Researchers who created the technology say it could even be used as a weapon against neurological diseases like Alzheimer’s and Parkinson’s.

Dr. Chandan Sen, director of the Center for Regenerative Medicine & Cell-Based Therapies at OSU Wexner Medical Center says, “With this technology, we can convert skin cells into elements of any organ with just one touch.”

Damage to my heart from 2 heart attacks was reversed and healed. It took a much longer period of time. Read about it IN A HEARTBEAT: The Ups and Downs of Life with Atrial Fib, a patient’s story of surviving and thriving after 35 years of a-fib and related heart and health problems.

In a Heartbeat is available on Amazon in paperback and Kindle formats.
The book is also available at Barnes & Noble as a paperback and Nook book.
Digital versions are available on Kobo and iTunes.
Also available as audio book from Amazon and Audible.

Get the book here!
In a Heartbeat on AmazonIn a Heartbeat on Barnes and NobleIn a Heartbeat on KoboIn a Heartbeat on iTunes
In a Heartbeat on iTunes

A-Fib & Cardiac Ablation

Rosalie Ungar is the author of IN A HEARTBEAT: The Ups & Downs of Life with Atrial Fib. This post was first published on July 24, 2017.


Reading the sports in the Columbus Dispatch I saw where baseball’s Cleveland Indians manager Terry Francona would not be managing the American League All-Star team following a procedure to correct his irregular heartbeat.

He had a cardiac ablation performed after doctors detected a heart arrhythmia resulting in dizziness, fatigue and rapid heartrate. He’s only 58. The article never mentioned the words ‘atrial fibrillation’. In less than a week after the ablation, Francona was back at work.

The point is that A-Fib can happen to anyone…even to a leading sports figure at the young age of 58. Most of the publicity around atrial fib indicates that it’s an “old age” heart problem. It’s not. Mine was diagnosed at age 43. Maybe it was going on before and I didn’t feel it.

It wasn’t until years later that the cardiac ablation became a possible cure. I had that procedure in 2007 and it worked just like Terry Francona’s appears to be working.

Statistics show that A-Fib happens to as many women as men. Figures also show that 70% of men diagnosed with it get treatment. Only 30% of women diagnosed seek treatment. Why is that?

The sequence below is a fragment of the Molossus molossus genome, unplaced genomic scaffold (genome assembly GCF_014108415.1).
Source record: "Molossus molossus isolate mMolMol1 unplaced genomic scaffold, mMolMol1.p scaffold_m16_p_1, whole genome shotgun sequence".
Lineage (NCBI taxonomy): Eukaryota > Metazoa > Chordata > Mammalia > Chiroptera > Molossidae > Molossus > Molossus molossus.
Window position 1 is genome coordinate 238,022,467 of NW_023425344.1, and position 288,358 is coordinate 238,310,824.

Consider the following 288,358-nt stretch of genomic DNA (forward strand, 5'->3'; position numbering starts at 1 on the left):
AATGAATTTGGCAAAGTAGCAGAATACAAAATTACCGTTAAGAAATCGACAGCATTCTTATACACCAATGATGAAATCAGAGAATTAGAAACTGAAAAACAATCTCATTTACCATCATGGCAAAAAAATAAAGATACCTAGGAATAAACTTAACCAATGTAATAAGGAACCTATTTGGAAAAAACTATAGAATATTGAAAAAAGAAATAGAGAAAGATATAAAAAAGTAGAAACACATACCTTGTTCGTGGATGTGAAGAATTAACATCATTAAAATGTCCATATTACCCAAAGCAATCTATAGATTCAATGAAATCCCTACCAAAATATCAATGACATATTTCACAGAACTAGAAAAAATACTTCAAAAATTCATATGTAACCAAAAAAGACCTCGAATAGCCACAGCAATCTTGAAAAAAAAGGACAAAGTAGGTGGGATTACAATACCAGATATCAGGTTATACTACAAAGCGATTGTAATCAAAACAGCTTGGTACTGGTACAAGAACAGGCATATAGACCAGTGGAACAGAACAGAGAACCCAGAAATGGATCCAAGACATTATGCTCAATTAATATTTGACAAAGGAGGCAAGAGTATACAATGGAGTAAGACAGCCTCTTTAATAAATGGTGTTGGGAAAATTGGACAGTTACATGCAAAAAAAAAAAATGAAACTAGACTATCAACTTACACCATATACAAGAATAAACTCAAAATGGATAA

Regardless of gender, A-Fib patients are candidates for a debilitating stroke or death.

The cardiac ablation is a minimally invasive procedure. See for yourself in my memoir IN A HEARTBEAT: The Ups & Downs of Life with Atrial Fib.

In a Heartbeat is available on Amazon in paperback and Kindle formats.
The book is also available at Barnes & Noble as a paperback and Nook book.
Digital versions are available on Kobo and iTunes.
Also available as audio book from Amazon and Audible.

Get the book here!
In a Heartbeat on AmazonIn a Heartbeat on Barnes and NobleIn a Heartbeat on KoboIn a Heartbeat on iTunes
In a Heartbeat on iTunes

ATRIAL FIB: DOWNPLAYING YOUR SYMPTOMS

Rosalie Ungar is the author of IN A HEARTBEAT: The Ups & Downs of Life with Atrial Fib. This post was first published on November 5, 2017.


Statistics show that 70% of men with atrial fib get treatment. Only 30% of women with atrial fib get treatment. Why is that?

My experience in talking to more than just a few women of various ages either with or without A-Fib or related problems say that they prefer not to know too much. Some do what the doctor says but don’t want to know the details and most don’t ask questions.

My theory is that the younger women are too busy. Some with families don’t feel they can take the time off to get treatment, some may feel invincible because their A-Fib comes and goes. I use to feel that way, mainly because I felt I couldn’t take the time off from work to get treatment. After all, I grew up in an era when options for women were limited. If a woman had a good job and could, if necessary, be replaced by a man, she was fearful that taking time off for a little known health problem could jeopardize her livelihood.

I am perplexed, however, as to why some women in their 70s and older don’t take A-Fib seriously. Many downplay their symptoms.